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While the ploughman, near at hand,
Whistles o’er the furrow'd land,
And the milkmaid singeth-blithe, i
And the mower whets his sithe,
And ev'ry shepherd tells his tale,
Under the hawthorn in the dale.

« Often, in the early morning, let me listen to the hounds and huntsmen, who seem to waken the day with their cheerful horns; echoed from the frosty side of some lofty hill, or heard shrilly sounding through the woods. Sometimes may I walk ainongst workmen in the fields, by hedge-rows planted with elms, and over green hillocks, towards the east where the glorious sun begins his daily course, robed in amber coloured flame, and attended by clouds adorned with liveries of a thousand beautiful colours.-Whilst the ploughman whistles at his work, and the milk-maid sings as she milks, and the cheerful noise of the mower is heard whetting his sithe, and when the shepherd sits under a hawthorn bush, conversing tenderly with some favourite shepherdess."

Oft list'ning,—refers to the beginning of the last paragraph, and means; “ After the crowing of the cock, let me go abroad, and listen to the hounds and huntsmen." &c. &c.

Not unseen. -Somne critics think that this should be, wander out unseen ; and they account for the mistake hy supposing that the u-in out was in the first printed copy an n, which was inverted by accident, (a circumstance that frequently happens in printing ;) and that the succeeding printer, not knowing what to do with ont, had turned it into not. But I rather think Milton intended that it should be not unseen, from this line in Il Penseroso,

“ And missing thee, I walk unseen
On the dry smooth shaven green."

Walking in the view of others is suited to L’Allégro, walking unseen to Il Penseroso.

Right against the eastern gate. Opposite to the rising sun. Gray, in the country churchyard, says,

“. To meet the sun upon yon upland lawn." Dight. - Dressed in a thousand different colours.

Liveries, - to modern ears seems rather a mean allusion ; but formerly it conveyed the same meaning as uniform does to us.

« Straight mine eye hath caught new pleasures,
While the landscape round, it measures ;
Russet lawns, and fallows gray,
Where the nibbling focks do stray ;

Mountains, on whose harren breast,
The lab'ring clouds do often rest ;
Meadows trim, with daisies pied,
Shallow brooks, and rivers wide.
Towers and battleinents it sees,
Bosom'd high in tufted trees,
Where perhaps 'some beauty lies,

The cynosure of neighb'ring eyes, "Mine eye catches new pleasures, as it surveys the landscape; it sees brown fields and gray fallows, where the sheep stray and bite the short grass ; it sees barren mountains, upon the sides of which the clouds seemn to'rest ; meadows decked with pied or many-coloured daisies, and narrow streams and wide rivers ; it sees towers, and their battleinents, that seem to be in the bosom of tufted groves, where perhaps some beauty lives retired, who attracts the eyes of all the swains by the brightness of her charms, as tlie bright dog-star is conspicuous in the heavens."

Thei poet here drops the idea of being led by Mirth and Liberty ; and he speaks of what appears before his eyes as he walks abroad in the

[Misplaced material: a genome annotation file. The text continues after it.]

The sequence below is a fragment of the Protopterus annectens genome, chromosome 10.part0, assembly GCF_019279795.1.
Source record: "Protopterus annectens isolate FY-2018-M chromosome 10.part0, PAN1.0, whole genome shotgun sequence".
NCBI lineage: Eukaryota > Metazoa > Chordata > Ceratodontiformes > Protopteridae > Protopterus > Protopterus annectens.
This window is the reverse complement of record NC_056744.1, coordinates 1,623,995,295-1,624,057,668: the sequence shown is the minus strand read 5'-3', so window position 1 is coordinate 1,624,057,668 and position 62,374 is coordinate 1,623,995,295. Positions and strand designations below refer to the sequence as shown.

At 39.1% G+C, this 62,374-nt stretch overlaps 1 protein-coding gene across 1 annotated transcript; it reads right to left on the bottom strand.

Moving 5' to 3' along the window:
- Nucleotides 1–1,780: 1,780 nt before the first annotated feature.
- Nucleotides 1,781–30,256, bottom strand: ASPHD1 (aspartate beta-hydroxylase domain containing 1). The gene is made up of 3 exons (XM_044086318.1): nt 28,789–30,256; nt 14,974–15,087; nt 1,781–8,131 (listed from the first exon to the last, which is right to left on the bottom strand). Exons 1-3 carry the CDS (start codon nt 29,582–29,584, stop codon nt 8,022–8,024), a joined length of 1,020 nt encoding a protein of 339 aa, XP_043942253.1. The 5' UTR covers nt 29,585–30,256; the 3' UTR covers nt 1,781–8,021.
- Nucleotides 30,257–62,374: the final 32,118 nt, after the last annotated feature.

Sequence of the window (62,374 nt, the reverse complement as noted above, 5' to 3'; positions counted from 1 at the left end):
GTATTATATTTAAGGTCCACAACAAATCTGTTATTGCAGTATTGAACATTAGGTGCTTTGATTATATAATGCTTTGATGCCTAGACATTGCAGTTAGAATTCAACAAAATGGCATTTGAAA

Russet lawns Brown dawns, dried up by the sun. 0' "Labouring clouds Low clouds driven slowly by the winds, when they meet with high mountains, seem to labour in rolling over them, and may seem to rest when stopped in

their passage

Meadows that appear trim or dressed with, or pied, with many coloured daisies.

Cynosure.—The pole-star, which directs sailors by night, was by the ancients called cynosure, or dog-star. The poet here rather awkwardly calls a beauty, upon whom the neighbouring villagers turn their eyes, theit pole star,

Hard by a cottage chimney smokes,
From betwixt two aged oaks,
Where Corydon and Thyrsis met,
Are at their savoury dinner set,
Of herbs and other country messes,
Which the neat-handed Phyllis dresses;
And then in haste her bower she leaves
With Thestylis to bind the sheaves;
Or if the earlier season lead

To the tanned haycock in the mead. « The smoke of a cottage chimney rises between two oaks, where the farmers, Thyrsis and Corydon, are at dinner, upon some country fare, which labour makes delicious. Phyllis, their neat and useful companion, when she has prepared their dinner, goes in haste with Thestylis, to bind the 'sheaves of corn, or to make hay, if it is earlier in the summer.This represents the middle of the day,

" Sometimes with secure delight, The upland hanılets will invite; When the merry bells ring round, And the jocund rebecs sound, To many a youth and many a maid, Dancing in the checker'd shade, And young and old come forth to play On a sunshine holiday. “At other times I walk to the small villages on the neghbouring hills, on a holiday, when the bells ring merrily ; when, in the evening, under the moving shadows of the trees, the village lads and maidens, dance to the cheerful fiddle.

The rebeck.---Properly' a fiddle, with three strings.

We may observe here, that Milton selects such words in his descriptions as are not in vulgar use :

" Till the livelong day-light fail,
Then to the spicy nut-brown ale,
With stories told of many a feat,
How fairy Mab the junkets eat ;
She was pinch'd and pull'd, she said;
And he by friar's lantern led;
Tells how thé drudging goblin swet
To earn his cream-boył duly set,
When in one night, ere glimpse of morn,
His shadowy fail hath thresh'd the cor

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